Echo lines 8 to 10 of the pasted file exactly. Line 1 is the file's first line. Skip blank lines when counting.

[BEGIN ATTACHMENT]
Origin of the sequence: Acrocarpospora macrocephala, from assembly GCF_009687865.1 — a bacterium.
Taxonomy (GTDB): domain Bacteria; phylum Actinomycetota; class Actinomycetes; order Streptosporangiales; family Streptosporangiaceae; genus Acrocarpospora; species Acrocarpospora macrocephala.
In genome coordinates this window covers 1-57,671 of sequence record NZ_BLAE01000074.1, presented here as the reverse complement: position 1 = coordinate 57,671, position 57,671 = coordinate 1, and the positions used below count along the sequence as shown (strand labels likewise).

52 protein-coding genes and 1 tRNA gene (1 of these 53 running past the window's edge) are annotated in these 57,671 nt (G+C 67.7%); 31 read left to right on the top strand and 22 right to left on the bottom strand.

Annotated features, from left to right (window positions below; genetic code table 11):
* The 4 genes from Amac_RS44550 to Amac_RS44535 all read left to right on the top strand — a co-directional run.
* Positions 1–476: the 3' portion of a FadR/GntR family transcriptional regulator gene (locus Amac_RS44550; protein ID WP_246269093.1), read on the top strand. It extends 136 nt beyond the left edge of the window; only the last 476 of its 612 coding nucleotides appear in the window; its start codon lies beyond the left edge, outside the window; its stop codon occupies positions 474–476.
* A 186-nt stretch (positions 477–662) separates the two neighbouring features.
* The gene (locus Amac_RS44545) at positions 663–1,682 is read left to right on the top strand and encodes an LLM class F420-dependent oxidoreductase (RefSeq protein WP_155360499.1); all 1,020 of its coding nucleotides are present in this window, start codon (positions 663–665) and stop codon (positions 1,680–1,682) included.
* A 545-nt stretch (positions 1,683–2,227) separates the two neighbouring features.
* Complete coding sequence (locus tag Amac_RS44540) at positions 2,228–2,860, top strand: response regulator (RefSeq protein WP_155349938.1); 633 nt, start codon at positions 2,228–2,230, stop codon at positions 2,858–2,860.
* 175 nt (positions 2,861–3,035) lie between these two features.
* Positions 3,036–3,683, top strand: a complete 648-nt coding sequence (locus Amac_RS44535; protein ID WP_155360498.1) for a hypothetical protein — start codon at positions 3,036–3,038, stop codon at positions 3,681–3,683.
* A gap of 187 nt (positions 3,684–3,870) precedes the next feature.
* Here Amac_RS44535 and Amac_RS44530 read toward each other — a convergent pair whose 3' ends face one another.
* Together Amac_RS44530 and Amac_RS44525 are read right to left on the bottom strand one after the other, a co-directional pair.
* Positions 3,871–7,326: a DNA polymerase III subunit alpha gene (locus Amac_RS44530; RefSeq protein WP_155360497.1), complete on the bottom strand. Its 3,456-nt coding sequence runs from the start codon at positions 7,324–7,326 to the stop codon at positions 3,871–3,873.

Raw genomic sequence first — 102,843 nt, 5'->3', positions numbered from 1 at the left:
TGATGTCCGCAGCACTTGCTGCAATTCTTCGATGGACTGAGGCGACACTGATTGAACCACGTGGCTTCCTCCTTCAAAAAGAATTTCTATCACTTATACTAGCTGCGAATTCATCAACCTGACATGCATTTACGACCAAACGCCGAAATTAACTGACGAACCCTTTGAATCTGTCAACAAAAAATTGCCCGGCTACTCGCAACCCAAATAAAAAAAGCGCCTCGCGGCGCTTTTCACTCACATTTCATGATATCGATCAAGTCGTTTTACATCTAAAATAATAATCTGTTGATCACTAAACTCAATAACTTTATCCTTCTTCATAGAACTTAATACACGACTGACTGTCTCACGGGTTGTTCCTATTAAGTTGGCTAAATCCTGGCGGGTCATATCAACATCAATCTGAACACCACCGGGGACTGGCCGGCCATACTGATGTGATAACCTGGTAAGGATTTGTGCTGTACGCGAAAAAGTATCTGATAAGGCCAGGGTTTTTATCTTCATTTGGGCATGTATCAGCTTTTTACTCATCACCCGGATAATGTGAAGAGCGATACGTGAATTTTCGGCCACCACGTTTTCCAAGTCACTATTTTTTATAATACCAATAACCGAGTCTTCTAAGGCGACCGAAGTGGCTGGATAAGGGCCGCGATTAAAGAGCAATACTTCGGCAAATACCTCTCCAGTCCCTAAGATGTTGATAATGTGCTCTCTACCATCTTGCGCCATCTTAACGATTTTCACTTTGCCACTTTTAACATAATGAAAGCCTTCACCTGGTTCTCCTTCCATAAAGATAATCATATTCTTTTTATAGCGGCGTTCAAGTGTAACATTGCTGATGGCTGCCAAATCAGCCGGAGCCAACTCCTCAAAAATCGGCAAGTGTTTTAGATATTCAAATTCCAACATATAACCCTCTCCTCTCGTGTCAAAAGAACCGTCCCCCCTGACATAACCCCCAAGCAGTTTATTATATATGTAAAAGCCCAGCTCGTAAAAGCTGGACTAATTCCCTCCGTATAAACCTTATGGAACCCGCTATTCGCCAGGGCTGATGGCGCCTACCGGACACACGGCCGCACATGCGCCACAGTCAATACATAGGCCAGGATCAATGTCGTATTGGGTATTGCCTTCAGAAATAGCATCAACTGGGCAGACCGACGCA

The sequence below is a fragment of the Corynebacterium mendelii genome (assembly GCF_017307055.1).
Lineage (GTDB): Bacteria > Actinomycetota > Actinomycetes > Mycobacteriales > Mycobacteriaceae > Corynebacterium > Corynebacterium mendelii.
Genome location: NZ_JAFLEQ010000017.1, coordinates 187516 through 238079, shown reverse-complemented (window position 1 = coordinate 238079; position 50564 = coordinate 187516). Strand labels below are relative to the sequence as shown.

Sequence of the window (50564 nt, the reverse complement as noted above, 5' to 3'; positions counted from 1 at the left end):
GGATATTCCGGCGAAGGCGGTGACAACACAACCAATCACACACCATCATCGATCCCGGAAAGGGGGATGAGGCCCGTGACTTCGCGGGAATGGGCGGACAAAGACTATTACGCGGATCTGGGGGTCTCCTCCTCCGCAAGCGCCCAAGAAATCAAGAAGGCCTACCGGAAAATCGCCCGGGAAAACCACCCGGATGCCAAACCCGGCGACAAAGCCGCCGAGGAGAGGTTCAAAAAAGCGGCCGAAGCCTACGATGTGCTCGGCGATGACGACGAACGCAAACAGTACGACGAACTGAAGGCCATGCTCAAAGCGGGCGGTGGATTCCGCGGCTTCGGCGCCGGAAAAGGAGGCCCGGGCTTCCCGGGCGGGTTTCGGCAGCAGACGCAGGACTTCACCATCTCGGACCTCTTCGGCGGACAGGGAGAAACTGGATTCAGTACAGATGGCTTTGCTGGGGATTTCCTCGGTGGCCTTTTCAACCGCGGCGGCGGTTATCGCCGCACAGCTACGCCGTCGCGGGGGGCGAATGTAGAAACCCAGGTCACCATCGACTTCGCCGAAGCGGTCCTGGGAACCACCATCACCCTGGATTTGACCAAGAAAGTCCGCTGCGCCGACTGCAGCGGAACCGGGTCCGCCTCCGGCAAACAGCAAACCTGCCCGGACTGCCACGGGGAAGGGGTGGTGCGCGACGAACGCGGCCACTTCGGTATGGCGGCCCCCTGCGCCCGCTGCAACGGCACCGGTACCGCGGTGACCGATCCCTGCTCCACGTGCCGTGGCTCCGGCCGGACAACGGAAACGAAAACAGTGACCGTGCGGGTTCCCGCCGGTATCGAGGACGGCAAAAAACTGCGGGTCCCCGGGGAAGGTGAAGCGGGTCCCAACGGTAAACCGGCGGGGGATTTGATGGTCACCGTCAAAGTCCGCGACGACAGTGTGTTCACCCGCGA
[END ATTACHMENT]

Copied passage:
* A 186-nt stretch (positions 477–662) separates the two neighbouring features.
* The gene (locus Amac_RS44545) at positions 663–1,682 is read left to right on the top strand and encodes an LLM class F420-dependent oxidoreductase (RefSeq protein WP_155360499.1); all 1,020 of its coding nucleotides are present in this window, start codon (positions 663–665) and stop codon (positions 1,680–1,682) included.
* A 545-nt stretch (positions 1,683–2,227) separates the two neighbouring features.